20 March 2008

Moz for an hour

As we haven't been in touch for a while, here is a short summary of the last few months activities in our hot and thundery neck of the woods.

We have done a number of short trips, mainly to Moz and on one occasion he stayed less than an hour!

This was all part of the plan though as the previous day we had received news of a man who needed urgent medical evacuation to Jo'burg.
Flight permits were obtained, plans made and we left early Sunday morning with the paramedic.

Our patient turned out to be the Captain of a ship that was delivering supplies to Beira. We picked him up after a three hour flight to Moz and then flew him another four hours to Jo'burg where an ambulance met him at the plane.


Another flight two weeks ago involved taking an elderly couple to Pretoria for urgent medical tests.

We spent last Thursday in Bulawayo, Zimbabwe. He managed to talk to a number of people whilst waiting for his passengers and it seems that things are as bad there as we are led to believe. One lady wanted to know when he was coming again and said he should bring food and bibles. With the elections less that a week away, many seem to think that the campaigning might be in vain, as the votes have likely already been counted.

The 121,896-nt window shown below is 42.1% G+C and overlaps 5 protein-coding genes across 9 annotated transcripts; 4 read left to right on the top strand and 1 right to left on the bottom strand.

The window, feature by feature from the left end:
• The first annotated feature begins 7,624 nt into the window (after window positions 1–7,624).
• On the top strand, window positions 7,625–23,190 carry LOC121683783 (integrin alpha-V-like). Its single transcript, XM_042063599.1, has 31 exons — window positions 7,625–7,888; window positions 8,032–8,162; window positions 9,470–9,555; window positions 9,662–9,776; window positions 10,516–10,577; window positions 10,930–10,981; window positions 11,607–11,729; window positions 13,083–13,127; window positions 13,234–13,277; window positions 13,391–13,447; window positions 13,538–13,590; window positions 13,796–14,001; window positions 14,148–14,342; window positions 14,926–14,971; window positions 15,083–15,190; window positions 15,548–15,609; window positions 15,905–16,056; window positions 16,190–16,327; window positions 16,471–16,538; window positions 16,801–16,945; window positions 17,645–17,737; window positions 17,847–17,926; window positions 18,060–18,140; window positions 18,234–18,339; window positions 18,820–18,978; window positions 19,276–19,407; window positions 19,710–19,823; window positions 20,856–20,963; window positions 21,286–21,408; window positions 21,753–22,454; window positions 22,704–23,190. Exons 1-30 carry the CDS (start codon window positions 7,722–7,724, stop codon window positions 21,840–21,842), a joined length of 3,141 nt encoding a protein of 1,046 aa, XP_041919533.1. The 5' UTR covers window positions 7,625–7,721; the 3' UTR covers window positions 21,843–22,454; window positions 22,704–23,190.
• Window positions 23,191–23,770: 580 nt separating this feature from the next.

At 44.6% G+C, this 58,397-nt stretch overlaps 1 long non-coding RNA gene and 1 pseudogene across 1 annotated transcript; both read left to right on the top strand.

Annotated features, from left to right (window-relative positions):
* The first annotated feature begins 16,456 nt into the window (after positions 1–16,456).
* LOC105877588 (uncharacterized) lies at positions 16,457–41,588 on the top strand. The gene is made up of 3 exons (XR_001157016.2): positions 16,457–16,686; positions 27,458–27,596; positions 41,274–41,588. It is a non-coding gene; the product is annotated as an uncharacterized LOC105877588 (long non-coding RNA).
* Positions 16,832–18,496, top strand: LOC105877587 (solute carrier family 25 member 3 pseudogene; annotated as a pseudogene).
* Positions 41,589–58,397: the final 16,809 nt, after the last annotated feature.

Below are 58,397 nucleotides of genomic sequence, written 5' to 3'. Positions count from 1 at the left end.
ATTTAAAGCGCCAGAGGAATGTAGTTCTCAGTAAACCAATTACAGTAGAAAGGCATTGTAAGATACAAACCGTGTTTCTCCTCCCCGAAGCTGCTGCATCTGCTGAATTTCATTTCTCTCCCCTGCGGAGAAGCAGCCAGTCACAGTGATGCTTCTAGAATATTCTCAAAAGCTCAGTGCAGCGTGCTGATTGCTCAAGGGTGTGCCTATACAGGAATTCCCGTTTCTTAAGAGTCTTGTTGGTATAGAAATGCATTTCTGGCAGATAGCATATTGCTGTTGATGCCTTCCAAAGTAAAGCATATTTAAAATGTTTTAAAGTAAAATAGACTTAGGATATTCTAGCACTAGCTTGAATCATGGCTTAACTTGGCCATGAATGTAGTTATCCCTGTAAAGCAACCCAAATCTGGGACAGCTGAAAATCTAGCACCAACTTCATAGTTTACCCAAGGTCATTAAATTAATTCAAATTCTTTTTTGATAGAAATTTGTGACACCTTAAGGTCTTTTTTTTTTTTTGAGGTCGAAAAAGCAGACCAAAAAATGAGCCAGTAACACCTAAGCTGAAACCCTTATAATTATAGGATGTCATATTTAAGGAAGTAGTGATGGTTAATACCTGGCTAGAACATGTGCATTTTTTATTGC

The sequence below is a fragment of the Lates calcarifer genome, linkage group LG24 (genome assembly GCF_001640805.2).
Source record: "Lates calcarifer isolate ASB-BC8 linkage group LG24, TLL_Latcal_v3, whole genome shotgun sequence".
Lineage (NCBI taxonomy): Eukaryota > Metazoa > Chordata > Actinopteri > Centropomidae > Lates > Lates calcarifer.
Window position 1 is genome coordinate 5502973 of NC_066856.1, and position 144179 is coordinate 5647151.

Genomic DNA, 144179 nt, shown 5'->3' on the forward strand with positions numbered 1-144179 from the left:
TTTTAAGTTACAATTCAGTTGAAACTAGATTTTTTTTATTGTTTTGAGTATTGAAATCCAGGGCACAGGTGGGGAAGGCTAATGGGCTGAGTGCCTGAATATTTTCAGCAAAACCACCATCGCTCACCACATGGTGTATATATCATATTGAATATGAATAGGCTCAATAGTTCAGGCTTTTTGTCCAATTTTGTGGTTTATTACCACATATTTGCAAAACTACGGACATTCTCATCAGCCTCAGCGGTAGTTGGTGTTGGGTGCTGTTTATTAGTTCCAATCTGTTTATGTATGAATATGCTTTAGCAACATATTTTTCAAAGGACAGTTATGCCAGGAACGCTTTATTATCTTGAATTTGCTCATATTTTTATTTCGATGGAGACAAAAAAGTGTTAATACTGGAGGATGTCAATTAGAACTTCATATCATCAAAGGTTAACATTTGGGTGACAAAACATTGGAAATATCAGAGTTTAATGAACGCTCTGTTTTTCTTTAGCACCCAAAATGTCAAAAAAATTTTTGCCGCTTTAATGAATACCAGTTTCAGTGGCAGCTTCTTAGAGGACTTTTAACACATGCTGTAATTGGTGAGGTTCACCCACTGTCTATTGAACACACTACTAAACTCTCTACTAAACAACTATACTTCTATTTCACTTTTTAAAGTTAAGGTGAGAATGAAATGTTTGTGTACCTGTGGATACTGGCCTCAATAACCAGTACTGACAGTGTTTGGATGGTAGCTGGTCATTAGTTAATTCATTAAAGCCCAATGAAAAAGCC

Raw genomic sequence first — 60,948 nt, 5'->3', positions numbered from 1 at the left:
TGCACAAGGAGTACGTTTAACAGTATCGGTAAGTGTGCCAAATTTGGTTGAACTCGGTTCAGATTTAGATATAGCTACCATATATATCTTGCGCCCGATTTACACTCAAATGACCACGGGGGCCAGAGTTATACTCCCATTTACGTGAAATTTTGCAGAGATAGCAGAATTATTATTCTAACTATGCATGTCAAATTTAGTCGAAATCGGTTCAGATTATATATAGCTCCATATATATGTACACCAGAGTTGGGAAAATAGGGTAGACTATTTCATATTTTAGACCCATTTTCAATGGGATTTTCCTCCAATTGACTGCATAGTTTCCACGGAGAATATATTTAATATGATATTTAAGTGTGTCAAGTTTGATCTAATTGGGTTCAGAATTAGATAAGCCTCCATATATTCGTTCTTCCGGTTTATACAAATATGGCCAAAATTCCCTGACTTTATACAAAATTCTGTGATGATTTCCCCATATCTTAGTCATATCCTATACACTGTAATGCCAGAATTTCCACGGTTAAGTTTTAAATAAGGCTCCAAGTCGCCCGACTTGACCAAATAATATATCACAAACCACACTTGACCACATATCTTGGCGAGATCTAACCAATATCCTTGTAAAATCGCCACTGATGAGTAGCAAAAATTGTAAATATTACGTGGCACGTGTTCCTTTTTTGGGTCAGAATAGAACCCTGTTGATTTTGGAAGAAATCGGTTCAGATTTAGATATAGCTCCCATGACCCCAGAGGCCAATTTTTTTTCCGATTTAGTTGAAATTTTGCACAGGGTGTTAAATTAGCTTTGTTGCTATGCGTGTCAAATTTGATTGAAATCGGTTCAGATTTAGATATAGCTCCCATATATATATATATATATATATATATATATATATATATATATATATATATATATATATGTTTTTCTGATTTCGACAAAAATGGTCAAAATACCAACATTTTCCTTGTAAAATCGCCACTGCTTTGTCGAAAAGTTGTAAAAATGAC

Reminiscent of the dark days (nights) of 1971 and the coal miners strike in the UK, South Africa has been experiencing major Power Cuts recently. The reason is load shedding which basically means Eskom, the power company, hasn't got enough capacity to supply everyone at the same time. Unfortunately the future's looking pretty bleak as they don't reckon they'll have the problems sorted this side of 5-8 years. The joke, 'Eskom are sorry to announce that the light at the end of the tunnel has been turned off to conserve electricity' would be funny if it wasn't so true.

The upshot of this is that electricity prices are set to go up by over 50% soon, to help fund the construction of new power stations. This is on the back of a 50% rise in the price of petrol in the last year.

Mercy Air's helicopter is back in SA now for some routine maintenance on the tail rotor gearbox. Routine maintenance in this case involves shipping the gearbox off to New Zealand for overhaul. When it returns the heli has one more trip to make back up to Moz to finish off with the Zambezi flooding and then it will go to Lesotho to help Mission Aviation Fellowship transport materials to build a remote clinic in the mountains.

Thank you again for your prayers and support which make things like the above possible.

Mercy Air team